In the last two-three days, I had a couple of occasions to find myself pleasantly surprised. And the source was a young 20-something mate from the Ashram. I always have had great regards for him: He does yoga every day even If he is getting late for his work, he keeps dry fast every fortnight, and sometimes such as during the lockdown every week on his own volition. He used to work in a big hotel before the lockdown and was happy with his job and his ability to earn his living. Before I met him, he lived in the Ashram and had been doing a hotel management course. During my initial days in the Ashram, whenever he would find me sitting alone and contemplating, he would ask me why I was sad. And, that would leave me wondering why I was sad. Ashram life is so different! Here, there is no place for sadness.
In the last one month, we lived about 30 km apart in the same city – he in a rented room with some of his colleagues and I with my family in a rented house on the outskirts close to the sea where there were not many restrictions and the lockdown was more like an extended holiday.
I regularly enquired about him and he would also call me every two-three days. He was fed up with the idleness and at one point he told me that he is planning to do something in the day time like selling bananas on the street since vegetables and fruits were part of essential services.
I said great ideas — tell me how I can help you, make me a partner in your business. But there was no way we could meet up and get on with this dream project.
In the last few days, he became restless and called me many times. He said his roommates from UP have all gone and he, too, wants to go to his home in Jharkhand – Jamshedpur to be precise. Looking at the plight of migrant workers I would tell him that he should wait till the train services resume.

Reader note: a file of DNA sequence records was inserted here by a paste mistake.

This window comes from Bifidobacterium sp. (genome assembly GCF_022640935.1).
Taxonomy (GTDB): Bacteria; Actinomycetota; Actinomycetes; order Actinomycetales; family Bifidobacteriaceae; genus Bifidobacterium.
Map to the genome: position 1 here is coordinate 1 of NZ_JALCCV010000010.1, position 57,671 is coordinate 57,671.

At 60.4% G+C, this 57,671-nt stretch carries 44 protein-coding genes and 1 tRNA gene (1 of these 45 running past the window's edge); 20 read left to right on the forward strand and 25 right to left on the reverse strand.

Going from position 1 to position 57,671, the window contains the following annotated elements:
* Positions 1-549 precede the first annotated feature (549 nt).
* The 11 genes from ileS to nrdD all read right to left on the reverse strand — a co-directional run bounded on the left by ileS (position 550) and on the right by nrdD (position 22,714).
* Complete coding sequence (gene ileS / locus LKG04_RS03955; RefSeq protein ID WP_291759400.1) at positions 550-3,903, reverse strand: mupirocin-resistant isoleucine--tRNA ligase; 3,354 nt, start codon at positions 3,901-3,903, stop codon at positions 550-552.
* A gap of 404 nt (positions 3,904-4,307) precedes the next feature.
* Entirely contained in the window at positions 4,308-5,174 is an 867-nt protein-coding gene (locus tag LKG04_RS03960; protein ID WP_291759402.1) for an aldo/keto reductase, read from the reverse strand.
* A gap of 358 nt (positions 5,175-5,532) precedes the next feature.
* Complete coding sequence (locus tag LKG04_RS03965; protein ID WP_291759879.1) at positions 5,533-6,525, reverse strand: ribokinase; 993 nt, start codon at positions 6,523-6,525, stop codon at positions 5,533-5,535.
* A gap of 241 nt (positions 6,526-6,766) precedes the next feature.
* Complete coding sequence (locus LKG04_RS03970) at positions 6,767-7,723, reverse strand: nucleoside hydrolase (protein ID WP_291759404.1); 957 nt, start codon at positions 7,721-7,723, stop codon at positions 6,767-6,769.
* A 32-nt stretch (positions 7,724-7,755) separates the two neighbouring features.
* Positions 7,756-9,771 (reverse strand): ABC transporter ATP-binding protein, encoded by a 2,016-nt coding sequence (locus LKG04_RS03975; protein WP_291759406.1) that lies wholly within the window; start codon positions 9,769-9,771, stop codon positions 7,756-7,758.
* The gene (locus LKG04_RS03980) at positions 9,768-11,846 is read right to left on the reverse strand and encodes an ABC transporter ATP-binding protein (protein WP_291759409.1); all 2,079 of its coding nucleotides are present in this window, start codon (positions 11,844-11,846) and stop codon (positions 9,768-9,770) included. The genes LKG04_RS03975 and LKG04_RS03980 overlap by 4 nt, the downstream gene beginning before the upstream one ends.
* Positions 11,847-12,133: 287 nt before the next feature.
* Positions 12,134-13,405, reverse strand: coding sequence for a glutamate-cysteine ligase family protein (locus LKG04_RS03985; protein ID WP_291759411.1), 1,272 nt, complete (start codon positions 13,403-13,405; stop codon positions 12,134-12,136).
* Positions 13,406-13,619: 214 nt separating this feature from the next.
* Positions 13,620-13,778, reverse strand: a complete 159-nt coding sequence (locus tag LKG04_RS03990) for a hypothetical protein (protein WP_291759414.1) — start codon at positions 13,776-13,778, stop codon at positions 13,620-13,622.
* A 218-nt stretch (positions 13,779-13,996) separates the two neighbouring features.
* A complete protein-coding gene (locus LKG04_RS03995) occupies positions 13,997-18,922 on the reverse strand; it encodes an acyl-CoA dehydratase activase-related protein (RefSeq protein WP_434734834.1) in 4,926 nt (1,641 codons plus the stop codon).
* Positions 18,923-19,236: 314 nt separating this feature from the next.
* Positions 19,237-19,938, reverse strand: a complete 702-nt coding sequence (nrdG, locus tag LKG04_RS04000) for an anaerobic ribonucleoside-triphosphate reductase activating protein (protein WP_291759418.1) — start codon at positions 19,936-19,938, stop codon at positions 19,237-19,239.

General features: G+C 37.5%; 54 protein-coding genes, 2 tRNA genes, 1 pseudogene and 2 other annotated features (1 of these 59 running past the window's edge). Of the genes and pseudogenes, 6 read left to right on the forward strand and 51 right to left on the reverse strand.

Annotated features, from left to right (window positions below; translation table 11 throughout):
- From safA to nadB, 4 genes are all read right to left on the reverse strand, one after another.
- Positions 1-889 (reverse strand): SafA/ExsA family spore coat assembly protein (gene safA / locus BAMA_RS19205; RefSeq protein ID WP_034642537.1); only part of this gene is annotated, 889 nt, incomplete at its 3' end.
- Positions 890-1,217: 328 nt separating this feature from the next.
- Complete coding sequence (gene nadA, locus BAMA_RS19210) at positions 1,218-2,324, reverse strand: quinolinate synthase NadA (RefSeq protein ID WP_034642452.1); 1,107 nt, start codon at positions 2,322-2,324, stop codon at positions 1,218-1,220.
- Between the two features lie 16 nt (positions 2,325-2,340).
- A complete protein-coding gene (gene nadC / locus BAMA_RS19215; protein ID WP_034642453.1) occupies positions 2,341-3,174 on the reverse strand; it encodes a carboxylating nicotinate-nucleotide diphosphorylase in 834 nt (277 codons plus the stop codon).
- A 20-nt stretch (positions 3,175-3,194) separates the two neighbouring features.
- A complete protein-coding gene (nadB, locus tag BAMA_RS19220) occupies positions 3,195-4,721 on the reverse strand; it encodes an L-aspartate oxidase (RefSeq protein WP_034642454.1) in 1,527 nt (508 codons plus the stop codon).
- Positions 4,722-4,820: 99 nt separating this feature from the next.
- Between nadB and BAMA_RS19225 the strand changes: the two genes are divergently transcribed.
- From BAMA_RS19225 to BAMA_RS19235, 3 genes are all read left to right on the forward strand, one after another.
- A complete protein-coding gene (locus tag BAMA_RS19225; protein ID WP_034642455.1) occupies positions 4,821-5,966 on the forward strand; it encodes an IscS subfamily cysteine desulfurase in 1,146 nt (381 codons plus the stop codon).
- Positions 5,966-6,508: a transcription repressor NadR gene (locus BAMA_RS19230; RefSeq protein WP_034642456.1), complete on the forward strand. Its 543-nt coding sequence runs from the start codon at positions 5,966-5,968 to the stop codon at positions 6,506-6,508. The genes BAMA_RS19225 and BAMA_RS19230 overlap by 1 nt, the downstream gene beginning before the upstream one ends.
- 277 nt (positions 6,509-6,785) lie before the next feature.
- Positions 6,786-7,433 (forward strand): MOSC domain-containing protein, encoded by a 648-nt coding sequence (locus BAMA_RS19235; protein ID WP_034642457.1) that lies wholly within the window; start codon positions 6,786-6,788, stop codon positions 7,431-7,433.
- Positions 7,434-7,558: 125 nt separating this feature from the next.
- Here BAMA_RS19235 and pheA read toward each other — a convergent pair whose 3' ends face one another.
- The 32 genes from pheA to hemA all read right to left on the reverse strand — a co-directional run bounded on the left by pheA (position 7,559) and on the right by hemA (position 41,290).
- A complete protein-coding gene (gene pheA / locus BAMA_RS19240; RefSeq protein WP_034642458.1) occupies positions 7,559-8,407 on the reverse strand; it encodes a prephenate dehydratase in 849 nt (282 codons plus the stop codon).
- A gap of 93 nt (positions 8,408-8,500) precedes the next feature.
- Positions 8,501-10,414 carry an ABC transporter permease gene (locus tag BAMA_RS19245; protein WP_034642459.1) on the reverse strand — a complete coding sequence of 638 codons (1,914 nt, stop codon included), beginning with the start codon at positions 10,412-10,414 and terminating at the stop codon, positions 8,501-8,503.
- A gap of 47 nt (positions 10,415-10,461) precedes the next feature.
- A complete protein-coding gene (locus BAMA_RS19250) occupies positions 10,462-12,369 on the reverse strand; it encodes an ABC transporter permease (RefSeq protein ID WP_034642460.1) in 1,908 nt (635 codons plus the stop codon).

But every day he would come up with fresh information about how some vehicles are carrying people to Nashik or Nagpur and from there another vehicle may be found. For the first time, I realized how restive the migrant workers are.
But I was concerned. A true devotee of the guru, he had the grace of God as we say in our Ashram parlance. One evening he called up and said he is finally going two days later. He has found the bus, got his name registered. I checked if the bus will take him all the way to Jamshedpur, 2000 km from here. He said yes.
Not sure what to expect from this, looking at the lockdown I gave him my advice that he should carry enough dry food, water, save on his mobile’s battery and keep in touch during the journey.
In the next call, he told me that he was inside the bus and it would start in a few minutes, and everything was fine about it. I asked how much the fare was, he said it’s free. A 2000-km bus ride for free! He informed me that all the passengers were given free food packets and water bottles.
The next morning he called me to tell his bus was close to Nagpur and everything was fine about the journey so far. I asked if he got something to eat, he answered there was no problems about food and water as people, especially from Sikh Gurdwaras, were distributing these essential items to migrant workers marching their way home on foot or whatever mode of transport was available. There is nothing to worry about.
More than I was surprised, it opened my eyes. Now I can see why migrant workers are deserting the cities and what gives them the confidence to walk 1000 -1500 km on foot, hungry and penniless. India is alive and kicking. The cities may have mortified its senses but just outside the cities, it’s not shy of showing that it cares, and how.
(Based in Mumbai, the writer is a journalist, content, and blog writer. He can be contacted at [email protected])